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Let me ask a similar question to the one I did yesterday. I got answers which said that the following problem had no general solution for x and y.



How about searching in complex numbers? Does it have the general solution in the set of complex numbers?

Thank you in advance.

In details, all in $\lbrace n_1,...,n_6\rbrace$ are real numbers. And I want a formula for the complex number solutions for (x,y) . You can forget the word "circle" in the title .

Previous Question

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Are you asking whether two circles have (complex) points in common? Any assumptions about $n_1,\dots,n_6$? –  Bill Cook Nov 9 '11 at 19:27
Let the $n_i$ be real, with $n_3, n_6\ge 0$. There is an easy way to look for the real solutions. Square both sides of each equation, subtract. We get a linear equation. Substitute. We get a quadratic in one variable, easy to solve in general. Solution needs not be real since the circles need not meet. But the procedure gets us all the solutions (which may be non-real) always. –  André Nicolas Nov 9 '11 at 19:35
@BillCook,I edited the question to meet your comment.Thank you very much. –  seven_swodniw Nov 10 '11 at 4:50
@AndréNicolas,won't your procedure be a formula?Thank you very much. –  seven_swodniw Nov 10 '11 at 4:52
It will yield a formula, sure. It is essentially the same as the one by Swapan. –  André Nicolas Nov 10 '11 at 5:26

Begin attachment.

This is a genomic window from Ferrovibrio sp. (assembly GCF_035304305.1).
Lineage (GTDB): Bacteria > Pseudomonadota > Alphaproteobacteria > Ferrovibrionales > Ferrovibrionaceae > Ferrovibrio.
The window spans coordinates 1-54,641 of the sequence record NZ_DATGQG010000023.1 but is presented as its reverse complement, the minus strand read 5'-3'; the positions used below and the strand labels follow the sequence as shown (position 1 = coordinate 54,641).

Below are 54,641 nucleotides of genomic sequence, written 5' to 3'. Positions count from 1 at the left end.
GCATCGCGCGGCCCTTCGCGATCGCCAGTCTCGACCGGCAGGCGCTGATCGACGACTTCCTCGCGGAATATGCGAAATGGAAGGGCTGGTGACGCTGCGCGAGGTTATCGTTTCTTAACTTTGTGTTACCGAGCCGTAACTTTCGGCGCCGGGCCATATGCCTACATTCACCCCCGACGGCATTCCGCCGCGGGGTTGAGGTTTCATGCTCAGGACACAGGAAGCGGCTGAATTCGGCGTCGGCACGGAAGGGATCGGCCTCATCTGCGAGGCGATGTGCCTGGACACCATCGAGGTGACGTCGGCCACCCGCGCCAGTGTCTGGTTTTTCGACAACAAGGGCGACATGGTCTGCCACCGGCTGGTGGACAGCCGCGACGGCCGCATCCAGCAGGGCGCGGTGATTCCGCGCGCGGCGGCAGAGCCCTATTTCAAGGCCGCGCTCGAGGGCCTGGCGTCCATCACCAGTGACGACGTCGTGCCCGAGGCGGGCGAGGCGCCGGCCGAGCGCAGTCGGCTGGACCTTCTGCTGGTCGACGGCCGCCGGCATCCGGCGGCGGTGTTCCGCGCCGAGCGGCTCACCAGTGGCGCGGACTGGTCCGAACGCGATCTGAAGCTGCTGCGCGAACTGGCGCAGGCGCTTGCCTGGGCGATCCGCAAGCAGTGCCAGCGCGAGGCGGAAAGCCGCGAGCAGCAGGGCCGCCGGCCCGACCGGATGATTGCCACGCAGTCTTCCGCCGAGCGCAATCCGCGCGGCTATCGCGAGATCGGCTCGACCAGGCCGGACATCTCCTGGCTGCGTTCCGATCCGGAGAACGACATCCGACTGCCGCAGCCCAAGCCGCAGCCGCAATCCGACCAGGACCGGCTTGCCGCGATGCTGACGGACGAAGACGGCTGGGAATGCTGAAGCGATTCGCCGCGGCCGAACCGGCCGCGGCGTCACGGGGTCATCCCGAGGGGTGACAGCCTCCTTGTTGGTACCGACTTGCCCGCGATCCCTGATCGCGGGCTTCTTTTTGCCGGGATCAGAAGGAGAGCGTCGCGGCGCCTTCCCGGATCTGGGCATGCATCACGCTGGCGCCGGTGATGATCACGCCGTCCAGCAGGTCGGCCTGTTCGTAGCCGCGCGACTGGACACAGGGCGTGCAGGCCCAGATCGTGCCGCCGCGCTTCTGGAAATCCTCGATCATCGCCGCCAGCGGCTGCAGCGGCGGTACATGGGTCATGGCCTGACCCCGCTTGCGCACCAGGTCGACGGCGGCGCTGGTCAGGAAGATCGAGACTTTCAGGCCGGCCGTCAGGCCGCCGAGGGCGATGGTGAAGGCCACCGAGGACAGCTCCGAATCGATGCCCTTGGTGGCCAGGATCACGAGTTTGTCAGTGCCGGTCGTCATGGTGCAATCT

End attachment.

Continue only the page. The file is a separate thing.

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1 Answer

up vote 1 down vote accepted

As I answered your previous question (thanks for your acceptance), I feel I should clarify things. So let me try at my best.

First of all it looks (from your previous question) you are trying to get some sort of program which would take the following inputs: $x_1,x_2,y_1y_2,d_1,d_2$ and output the point $p$ if it exists (or some variant of this). I will try to put the algorithm at the end of this answer. Lets first clarify when there will be a solution and when not.

So, we have two equations in hand $$(x-x_1)^2+(y-y_1)^2=d_1^2\quad\cdots(1)$$ $$(x-x_2)^2+(y-y_2)^2=d_2^2\quad\cdots(2)$$ Subtracting (2) from (1), we get a linear equation of the form $$ax+by=c\quad\cdots(3)$$ where $$a=2(x_2-x_1),b=2(y_2-y_1),c=d_1^2-d_2^2-x_1^2-y_1^2+x_2^2+y_2^2\quad\cdots(4)$$

Note that for distinct points, at least one of $a,b$ is non zero, WLOG, say $b$. Now substituting the value of $y(=\frac{c-ax}{b})$ into (1), we get a quadratic equation of the form $$Ax^2+Bx+C=0\quad\cdots(5)$$ where $$A=a^2+b,B=2(aby_1-ac-bx_1), C=bx_1^2+(by_1-c)^2-d_1^2b^2\quad\cdots(6)$$ We are almost done now. Note that the equation (5) has a (REAL) solution (which would imply the point $p$ exists) iff either $A=0$, Or $(A,B)\ne(0,0)$ and $$D=B^2-4AC\ge0\quad\cdots(7)$$ So, assuming$A^2+B^2\ne 0$, there exists no $p$ if $D<0$, a unique $p$ if $D=0$ and two $p$s if $D>0$.

A very rough algorithm: (My apology, I don't know much about these)

Input $x_i,y_i,d_i$

Define $a,b,c$ as given in (4)

If $b\ne0$

Define $A,B,C,D$ as given in (6) and (7)

Else Define $A,B,C,D$ assuming $a\ne0$ in (3) *\Note that we use the same variable $A,B,C$

If ($A^2+B^2=0$, or $D<0$): No $p$ exists

Else If $A=0$: Unique $p$ *\The expression for $p$ may change on the assumption $a,b\ne0$ in (3), though

Else If $D=0$: Unique $p$

Else: Two distinct $p$.

Final comments: 1. I hope now you can do it far better than me. 2. There may lots of typo, I do them very often. 3. Anyone wish to improve, change, edit this answer is warmly welcome.

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"Subtracting (2) from (1), we get a linear equation..." - you can say you've taken the radical line of the two circles. –  J. M. Nov 9 '11 at 23:03
@Sapan , thank you for the answer very much. It is very helpful. –  seven_swodniw Nov 10 '11 at 4:30
@J.M.: Now I see what this "radical line" is. Honestly I missed your comment in the other answer of previous question :) –  Tapu Nov 10 '11 at 8:36
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